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How can HR spot the signs of domestic violence during lockdown?

28 May 2020 By Angela Paradise

There has been an increase in reported cases of abuse in the home since lockdown began. Angela Paradise advises on what people teams can do – during the current crisis and beyond

As lockdown continues following the government’s updated measures, many people will be grateful for the opportunity to continue working from home, avoiding the anxiety of using crowded public transport when the virus is far from eradicated. But for some, home is not a safe place. The world has seen an increase in reported cases of domestic violence – including deaths – since lockdown began, meaning some are stuck in a daily nightmare. We have seen the reintroduction of the domestic abuse bill in parliament on 3 March 2020, and the launch of a new campaign under the hashtag #YouAreNotAlone by the home secretary in April, aimed at raising awareness of the help available to those who are either at risk of, or already experiencing, domestic abuse.

An employee’s private life is generally exactly that – private – apart from what is shared through social media, should an employer choose to view it. In normal circumstances, when staff are coming into work, changes in behaviour can be easier to spot than while they are remote working.  Employees in abusive relationships rarely share their situation with their employer, for fear of repercussions. In fact some workplaces refer staff to disciplinary processes where they’ve demonstrated emotional outbursts and certain behaviours, which can leave people feeling alone and with nowhere to go.

While absences from work still require reporting under attendance management policies, remote working can hide something that would usually require absence reporting, such as claims of ill- health to cover injury caused by domestic violence or staying home to protect others.

The usual steps to take will fall into the following main categories:

Recognising the signs: unexplained injuries (harder to detect while remote working), decreased productivity, frequent lateness or absences and changes in behaviour.

Responding to the signs: always be sensitive and non-judgmental, avoid giving your opinion or telling someone what action to take, other than straightforward signposting for support and advice. Always prioritise safety over work output and allocate private time and space to listen, which may be outside of core business hours if the person is only away from their abuser at certain times. Never seek proof of abuse – this is not HR’s remit. In addition, it is important never to contact the abuser, even if this person is also an employee of the organisation. If you think there is an immediate threat to someone then call 999.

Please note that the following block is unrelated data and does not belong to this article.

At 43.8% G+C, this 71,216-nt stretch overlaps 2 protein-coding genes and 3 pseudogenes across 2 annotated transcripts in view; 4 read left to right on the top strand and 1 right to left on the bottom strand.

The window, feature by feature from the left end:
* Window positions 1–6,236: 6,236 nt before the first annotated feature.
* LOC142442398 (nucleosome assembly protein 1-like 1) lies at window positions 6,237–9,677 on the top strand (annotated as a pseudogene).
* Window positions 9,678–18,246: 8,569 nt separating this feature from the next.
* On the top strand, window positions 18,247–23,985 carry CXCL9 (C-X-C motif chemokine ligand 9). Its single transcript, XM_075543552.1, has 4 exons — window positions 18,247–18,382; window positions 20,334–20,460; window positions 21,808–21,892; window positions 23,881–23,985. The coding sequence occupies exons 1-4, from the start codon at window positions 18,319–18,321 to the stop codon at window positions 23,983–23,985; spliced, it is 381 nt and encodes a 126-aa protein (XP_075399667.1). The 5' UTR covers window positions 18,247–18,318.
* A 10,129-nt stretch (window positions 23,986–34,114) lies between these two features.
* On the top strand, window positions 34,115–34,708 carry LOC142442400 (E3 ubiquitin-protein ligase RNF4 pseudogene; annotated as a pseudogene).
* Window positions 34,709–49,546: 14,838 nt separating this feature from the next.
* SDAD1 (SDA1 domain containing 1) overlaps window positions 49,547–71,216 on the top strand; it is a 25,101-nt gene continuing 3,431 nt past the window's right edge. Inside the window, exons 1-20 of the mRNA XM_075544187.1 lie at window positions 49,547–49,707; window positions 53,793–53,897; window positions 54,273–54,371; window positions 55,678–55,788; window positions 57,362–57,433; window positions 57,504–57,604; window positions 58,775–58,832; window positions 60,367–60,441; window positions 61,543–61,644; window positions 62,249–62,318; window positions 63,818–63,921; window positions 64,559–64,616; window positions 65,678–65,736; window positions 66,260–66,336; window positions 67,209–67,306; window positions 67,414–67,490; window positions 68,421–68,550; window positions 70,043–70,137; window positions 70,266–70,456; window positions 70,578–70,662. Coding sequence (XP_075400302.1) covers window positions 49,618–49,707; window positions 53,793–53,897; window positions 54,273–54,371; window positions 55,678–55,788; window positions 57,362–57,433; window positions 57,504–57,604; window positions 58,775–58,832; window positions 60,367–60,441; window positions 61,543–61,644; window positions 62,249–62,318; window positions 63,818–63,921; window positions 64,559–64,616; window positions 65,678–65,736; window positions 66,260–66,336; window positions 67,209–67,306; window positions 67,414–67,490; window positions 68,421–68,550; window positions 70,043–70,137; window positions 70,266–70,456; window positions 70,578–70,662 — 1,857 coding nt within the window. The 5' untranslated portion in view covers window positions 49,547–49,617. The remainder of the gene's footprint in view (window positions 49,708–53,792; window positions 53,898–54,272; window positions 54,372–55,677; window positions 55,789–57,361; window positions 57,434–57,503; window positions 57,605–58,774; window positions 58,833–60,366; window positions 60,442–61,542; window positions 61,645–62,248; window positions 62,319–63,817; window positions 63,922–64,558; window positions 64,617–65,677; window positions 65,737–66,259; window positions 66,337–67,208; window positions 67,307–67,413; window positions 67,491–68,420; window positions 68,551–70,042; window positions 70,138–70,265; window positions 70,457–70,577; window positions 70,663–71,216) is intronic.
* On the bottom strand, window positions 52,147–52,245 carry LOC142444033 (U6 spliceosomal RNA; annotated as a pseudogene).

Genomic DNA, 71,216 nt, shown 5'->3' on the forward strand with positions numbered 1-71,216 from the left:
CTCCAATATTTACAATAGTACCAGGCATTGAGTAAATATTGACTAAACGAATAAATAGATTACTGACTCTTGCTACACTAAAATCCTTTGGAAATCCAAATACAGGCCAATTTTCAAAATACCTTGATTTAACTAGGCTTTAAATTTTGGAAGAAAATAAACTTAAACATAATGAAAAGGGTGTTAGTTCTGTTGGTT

Many organisations are benefiting from telephone conferencing for video meetings, such as on Zoom or Microsoft Teams, but not all colleagues choose to switch on their camera when they join. This could mean they simply don’t wish their manager or colleagues to see inside their home, but it could mean something else. Managers should always encourage at least one interaction per week to be a virtual face-to-face meeting. This is difficult where an employee is the victim of a controlling person who may be watching and listening to their every move and interaction.

As people start returning to work as lockdown arrangements change, employers should enable anyone they know to be at risk of harm at home to return to the workplace first.

The last thing HR wants to do is make a bad situation worse, and there are strict rules about what we can do and what is off limits; it is certainly not for us to become involved in the personal lives of staff.  We must be led and advised by our own safeguarding colleagues and contacts in local authorities.  We all have a basic duty of care for the safeguarding of others and, certainly within the NHS, all staff must undertake mandatory safeguarding training. Other industries may wish to consider adopting something similar. We can collectively, as employers, help to break the silence about this very real issue. We can encourage staff to seek help and promote safety at home as an integral part of health and wellbeing interventions.  

We can ensure our employee assistance programmes have dedicated pages and experts available to speak to in relation to domestic abuse. Occupational health teams can also be a useful source of support. Equalities networks are essential to help us understand the cultural differences that can make speaking up about abuse even more difficult for some. Again, we must tread carefully while ensuring that where we can appropriately help we do so.

There are many routes staff can be signposted to, all of which can be included in regular staff newsletters, communications and briefings. Having a regular section on health and wellbeing is an ideal place for this. 

Angela Paradise is interim director of HR at NHS South East London Clinical Commissioning Group

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